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Hollywood has been creeping out of the closet these past few years -- Cynthia Nixon, Portia de Rossi, Lance Bass, T.R. Knight, Neil Patrick Harris, David Hyde Pierce -- but coming out hasn't always meant becoming an LGBT spokesperson.
For most, revealing their sexuality was more a pre-emptive tack to derail a media outing than a political statement. As Nixon said to New York magazine, "If someone is chasing you, stop running. And then they'll stop chasing you."
In fact, it would appear many celebrities prefer to live privately and hope that outing themselves doesn't impact their career. So when someone as famous and successful as Rosie O'Donnell takes the bulldyke by the horns and becomes decidedly out, loud and proud at a time when few are willing to take that risk, it's hard not to extol her as a heroine.
Between her occasionally controversial, opinionated blog Rosie.com and her seat on The View, which she vacated just before Memorial Day weekend after another grisly fight over the Iraq War with Christian conservative co-host Elisabeth Hasselbeck, Rosie has attracted as much media exposure as Paris Hilton without ever flashing her nether regions.
I came out during Reagan's oppressive mid-1980s, so I can really appreciate what it took for Rosie to transform herself from the closeted "Queen of Nice" (a mere ten years ago, the media ordained her as such) to a take-no-prisoners gay activist.
If she'd revealed herself as a lesbian back in the '80s, I would have built the woman a shrine. Even now, I wholly want to embrace her. She is totally fearless and puts her money where her big mouth is. She has three adopted children with her partner, Kelli Carpenter, who gave birth to their fourth child. They were married at San Francisco's City Hall along with thousands of other same-sex couples in the presence of Mayor Gavin Newsom.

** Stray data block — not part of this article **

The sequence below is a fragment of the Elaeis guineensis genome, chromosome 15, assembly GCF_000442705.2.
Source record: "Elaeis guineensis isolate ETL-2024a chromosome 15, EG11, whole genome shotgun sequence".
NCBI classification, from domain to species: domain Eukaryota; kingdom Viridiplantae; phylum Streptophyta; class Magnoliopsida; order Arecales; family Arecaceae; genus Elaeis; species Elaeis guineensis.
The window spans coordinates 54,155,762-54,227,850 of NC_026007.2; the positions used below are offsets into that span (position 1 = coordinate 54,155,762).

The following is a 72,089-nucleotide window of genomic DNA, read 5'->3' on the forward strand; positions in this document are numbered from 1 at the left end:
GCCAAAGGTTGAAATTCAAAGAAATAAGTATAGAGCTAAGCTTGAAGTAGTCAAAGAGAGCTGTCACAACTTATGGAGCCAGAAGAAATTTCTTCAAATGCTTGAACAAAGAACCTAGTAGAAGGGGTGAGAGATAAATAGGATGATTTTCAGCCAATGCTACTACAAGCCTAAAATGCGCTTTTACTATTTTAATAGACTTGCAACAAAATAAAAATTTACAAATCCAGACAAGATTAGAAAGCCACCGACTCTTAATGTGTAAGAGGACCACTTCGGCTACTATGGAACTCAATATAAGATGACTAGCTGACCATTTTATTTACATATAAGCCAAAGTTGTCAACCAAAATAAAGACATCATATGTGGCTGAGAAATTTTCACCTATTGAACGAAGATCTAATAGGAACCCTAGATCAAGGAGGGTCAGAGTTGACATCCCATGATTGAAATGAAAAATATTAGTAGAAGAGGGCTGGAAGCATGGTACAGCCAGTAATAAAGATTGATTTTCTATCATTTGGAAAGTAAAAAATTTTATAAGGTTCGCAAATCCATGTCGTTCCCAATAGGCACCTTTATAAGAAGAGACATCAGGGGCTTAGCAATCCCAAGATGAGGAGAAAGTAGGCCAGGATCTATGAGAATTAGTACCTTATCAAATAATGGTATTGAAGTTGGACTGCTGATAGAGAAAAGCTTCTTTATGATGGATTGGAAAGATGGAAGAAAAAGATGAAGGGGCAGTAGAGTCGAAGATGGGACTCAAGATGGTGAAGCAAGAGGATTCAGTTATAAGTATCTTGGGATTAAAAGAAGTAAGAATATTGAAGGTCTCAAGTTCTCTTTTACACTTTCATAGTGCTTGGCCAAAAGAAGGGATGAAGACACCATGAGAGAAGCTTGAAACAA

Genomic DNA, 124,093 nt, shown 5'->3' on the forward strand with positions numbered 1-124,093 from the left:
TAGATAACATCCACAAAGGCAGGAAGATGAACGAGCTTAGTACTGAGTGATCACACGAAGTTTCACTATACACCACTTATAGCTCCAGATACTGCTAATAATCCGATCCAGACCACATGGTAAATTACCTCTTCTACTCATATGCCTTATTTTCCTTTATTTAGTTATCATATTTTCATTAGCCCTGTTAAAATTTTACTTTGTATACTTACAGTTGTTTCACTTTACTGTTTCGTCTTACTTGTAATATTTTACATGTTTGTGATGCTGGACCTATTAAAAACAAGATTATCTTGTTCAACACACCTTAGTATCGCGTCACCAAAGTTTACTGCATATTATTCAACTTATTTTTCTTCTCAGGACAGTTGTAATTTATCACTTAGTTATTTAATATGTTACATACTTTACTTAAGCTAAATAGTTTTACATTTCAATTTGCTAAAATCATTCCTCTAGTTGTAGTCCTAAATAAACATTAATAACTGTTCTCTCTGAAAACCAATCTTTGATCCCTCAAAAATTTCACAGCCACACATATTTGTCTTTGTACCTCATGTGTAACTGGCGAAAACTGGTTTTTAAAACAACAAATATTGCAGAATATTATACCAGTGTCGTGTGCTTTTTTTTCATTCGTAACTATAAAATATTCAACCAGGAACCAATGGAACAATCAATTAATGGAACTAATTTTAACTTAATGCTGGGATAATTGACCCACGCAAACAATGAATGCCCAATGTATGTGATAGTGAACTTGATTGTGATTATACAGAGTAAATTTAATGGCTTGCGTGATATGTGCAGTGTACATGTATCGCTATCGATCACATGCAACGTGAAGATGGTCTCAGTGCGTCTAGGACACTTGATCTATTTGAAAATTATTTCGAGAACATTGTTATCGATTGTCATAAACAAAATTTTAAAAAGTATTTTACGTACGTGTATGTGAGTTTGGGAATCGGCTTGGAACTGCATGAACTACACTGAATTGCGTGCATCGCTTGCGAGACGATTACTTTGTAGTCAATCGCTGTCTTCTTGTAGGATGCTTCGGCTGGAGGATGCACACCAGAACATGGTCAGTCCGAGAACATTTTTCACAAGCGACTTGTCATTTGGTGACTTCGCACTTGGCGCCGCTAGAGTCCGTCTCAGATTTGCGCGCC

She started R Family Vacations, a cruise line for gay and lesbian families, and has founded and funded a number of philanthropic ventures. She salvaged The View's fast-sinking ratings, single-handedly rescuing it from Star Jones's shameless daily play for a corporate-sponsored wedding, and returned the dialogue to current political events, in part, just by being herself: a lesbian mother who is infuriated at the Bush Administration and not afraid to go to the mat for anything. In so doing, she has become the most visible and outspoken lesbian in the nation -- whether by design or accident is unclear.
What I especially love about Rosie is her rare ability to endear herself to Middle America while rattling the cages of idiotic Hasselbeck, megalomaniacal Donald Trump, patrician Barbara Walters and swag-seeking Jones, whom she inadvertently drove off the show.
On her multi-Emmy Award-winning Rosie O'Donnell Show, she confronted Tom Selleck about his NRA membership on the heels of the Columbine massacre. On The View, she talked openly about Kelli the way others spoke of their spouses and boyfriends, which is in and of itself a radical act for daytime talk shows. My jaw dropped when she swapped coming-out stories with lesbian comedian Judy Gold.
Before Rosie, you could find such candid conversations only on cable channels like Logo or Bravo, certainly not on midmorning ABC. And more than once, she pleaded not for swag but for a safe withdrawal of US troops from Iraq and for President Bush's impeachment. "Someone, I believe, should call for the impeachment of George Bush to let the world know," Rosie powerfully argued, "that the nation is not standing behind this President's choices. That the nation -- a democracy -- feels differently than the man who is leading as if it were a dictatorship, and that we represent this country. He does not lead as a monarch."
So it feels weird to say that despite my deep admiration of her courage, her big heart, her good intentions and, frequently, her right-on politics, I am not her biggest fan. Yes, I share many of her views, not least of all her profound hatred of the Bush Administration, but there have been more than a few times when I found myself cringing at her ignorance.